This a match for the location in the photograph. The train platforms are at the correct angle in relation to the water so that the ships would appear as they do in Lars’ photos, and a check with Google Maps showed that the large building next to the water is a cruise ship terminal. So just applying a single parameter (the train number) to the data meant that all the incorrect locations could be eliminated, and the big pool of possible answers was narrowed down to just one. The correct location is Rostock-Warnemunde station.
Which Ships Were At Rostock?
So now to answer the rest of Lars’ questions. There were a few ways this could have been solved. One method could have been to try and identify the ships in the photographs and then follow their movements. For example the ship in the second photo clearly belongs to the Aida cruise company. In theory I could have looked at their fleet of ships and then worked out the identity of the vessel in the picture by looking at funnel positions and counting windows, and then looking at when the boat was last in Rostock. In some cases this would be appropriate technique but it would also be time-consuming and there was a quicker way to do this in the circumstances.
There’s also the small matter of when the photo was taken. Lars does not specify the date, but it is necessary to solve the quiz. After all, how can we know which ships Lars saw if we do not even know when he was there? Sherlock Holmes can help again here. In theory there were an unlimited number of days on which Lars could have gone to Rostock, but by applying a few parameters it was possible to eliminate all the incorrect dates and find the correct one. Start big, get small.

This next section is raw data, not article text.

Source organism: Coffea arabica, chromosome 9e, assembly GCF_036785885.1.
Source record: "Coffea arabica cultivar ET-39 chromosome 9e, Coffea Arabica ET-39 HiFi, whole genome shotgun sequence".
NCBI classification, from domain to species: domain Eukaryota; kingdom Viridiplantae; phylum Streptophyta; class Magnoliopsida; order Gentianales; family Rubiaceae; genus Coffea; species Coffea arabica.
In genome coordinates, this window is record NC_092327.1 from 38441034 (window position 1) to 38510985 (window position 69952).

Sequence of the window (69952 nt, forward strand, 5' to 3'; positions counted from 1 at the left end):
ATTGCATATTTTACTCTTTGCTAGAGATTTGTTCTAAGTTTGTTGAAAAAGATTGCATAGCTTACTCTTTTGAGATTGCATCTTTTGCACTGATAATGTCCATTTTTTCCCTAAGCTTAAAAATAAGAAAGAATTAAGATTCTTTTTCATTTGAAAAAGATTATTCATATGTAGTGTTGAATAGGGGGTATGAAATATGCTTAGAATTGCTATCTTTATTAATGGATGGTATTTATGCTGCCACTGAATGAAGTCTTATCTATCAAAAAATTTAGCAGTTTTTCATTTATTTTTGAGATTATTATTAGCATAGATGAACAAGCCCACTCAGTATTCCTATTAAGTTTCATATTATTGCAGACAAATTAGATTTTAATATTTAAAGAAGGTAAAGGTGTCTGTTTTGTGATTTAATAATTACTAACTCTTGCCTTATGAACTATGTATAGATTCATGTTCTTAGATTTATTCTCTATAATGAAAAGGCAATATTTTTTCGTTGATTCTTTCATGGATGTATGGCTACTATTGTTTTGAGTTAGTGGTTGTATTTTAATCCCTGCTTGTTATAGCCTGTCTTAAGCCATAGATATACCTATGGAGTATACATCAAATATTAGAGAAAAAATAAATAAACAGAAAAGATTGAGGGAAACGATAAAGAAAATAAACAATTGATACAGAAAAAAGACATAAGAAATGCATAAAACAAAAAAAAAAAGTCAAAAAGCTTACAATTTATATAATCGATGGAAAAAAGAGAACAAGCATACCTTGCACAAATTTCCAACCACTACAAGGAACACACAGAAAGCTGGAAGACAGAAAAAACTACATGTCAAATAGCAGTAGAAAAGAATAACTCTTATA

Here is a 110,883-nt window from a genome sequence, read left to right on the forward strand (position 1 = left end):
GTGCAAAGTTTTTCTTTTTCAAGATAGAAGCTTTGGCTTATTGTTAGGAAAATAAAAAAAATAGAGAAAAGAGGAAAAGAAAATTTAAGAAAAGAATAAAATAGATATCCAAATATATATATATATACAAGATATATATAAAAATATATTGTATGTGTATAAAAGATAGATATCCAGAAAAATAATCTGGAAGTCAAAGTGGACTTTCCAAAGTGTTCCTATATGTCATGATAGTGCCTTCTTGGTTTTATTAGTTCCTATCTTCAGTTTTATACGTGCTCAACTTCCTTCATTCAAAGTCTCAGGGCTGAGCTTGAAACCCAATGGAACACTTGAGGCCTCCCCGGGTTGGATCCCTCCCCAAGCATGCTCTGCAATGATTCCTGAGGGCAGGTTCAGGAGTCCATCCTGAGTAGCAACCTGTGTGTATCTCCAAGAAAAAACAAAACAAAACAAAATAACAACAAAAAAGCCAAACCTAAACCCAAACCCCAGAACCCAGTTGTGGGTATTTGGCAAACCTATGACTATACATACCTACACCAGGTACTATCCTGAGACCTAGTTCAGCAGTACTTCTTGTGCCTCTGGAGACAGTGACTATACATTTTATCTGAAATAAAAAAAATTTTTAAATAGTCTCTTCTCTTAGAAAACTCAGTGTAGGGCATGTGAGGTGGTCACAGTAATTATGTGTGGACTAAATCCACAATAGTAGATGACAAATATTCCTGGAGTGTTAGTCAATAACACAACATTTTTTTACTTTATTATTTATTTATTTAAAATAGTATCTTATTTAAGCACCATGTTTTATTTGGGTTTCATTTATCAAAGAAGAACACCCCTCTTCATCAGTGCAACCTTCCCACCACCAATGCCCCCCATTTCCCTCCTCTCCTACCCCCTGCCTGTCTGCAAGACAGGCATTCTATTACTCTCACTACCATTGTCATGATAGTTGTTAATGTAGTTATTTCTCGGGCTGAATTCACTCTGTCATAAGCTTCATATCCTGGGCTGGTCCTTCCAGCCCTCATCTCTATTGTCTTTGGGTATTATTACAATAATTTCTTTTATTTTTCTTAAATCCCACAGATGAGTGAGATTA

The Port of Rostock publishes a list of all the past and future arrival dates of cruise ships here. Lars told us that he saw four cruise ships on the day he visited. This meant all the incorrect dates could be eliminated by discounting all dates when fewer than four cruise ships were present. Working through the list, it was clear that Friday 12th July is the only date so far this year when four or more cruise ships came to Rostock, so it must be the correct date (assuming that Lars visited this year). Here are the ships that were present on that date:
This also means it was possible to be certain about the ships that were present. So the answer to question 1 was that the ships Lars could have seen were AidAmar, Costa Favolosa, Marina, Regal Princess, and Viking Sea. Logically it is not possible that Lars could have visited on any other day and seen the same number of cruise ships.
A search of all the ship names in Google News also brought up this article from the local press, which confirmed the visit of five ships, the names of the ships, and the fact that this is an unusual occurrence for Rostock. There’s even a YouTube video here.
Which Ship Hasn’t Moved For Months?
The second part of the quiz was a little more tricky, but was solvable with a bit of effort. Firstly I decided to make use VesselFinder to see if there were still any cruise ships there:
There weren’t any, which meant that any cruise ships that had been there for months had either left since Lars was there on Friday, or they were not transmitting their location. If the ship had left, then surely it would have shown up on the Port of Rostock website? The more important question to ask was – why would a cruise ship be in a port for months and not go anywhere? Cruise ships are expensive assets and need to be working to make money. The only reasons I could think of that a cruise ship wouldn’t move for months would be because a) it is in need of repair, b) it is being scrapped, or c) it hasn’t been completed yet.
Googling for ship repair at Rostock brought up the company website of MV Werften, who have a large shipbuilding facility in the port. Their website shows that they are currently building a new cruise ship called “Global One”. Work started there in 2018 and the ship will not leave until 2020 – which explains how a cruise ship can be at Rostock for so long without moving!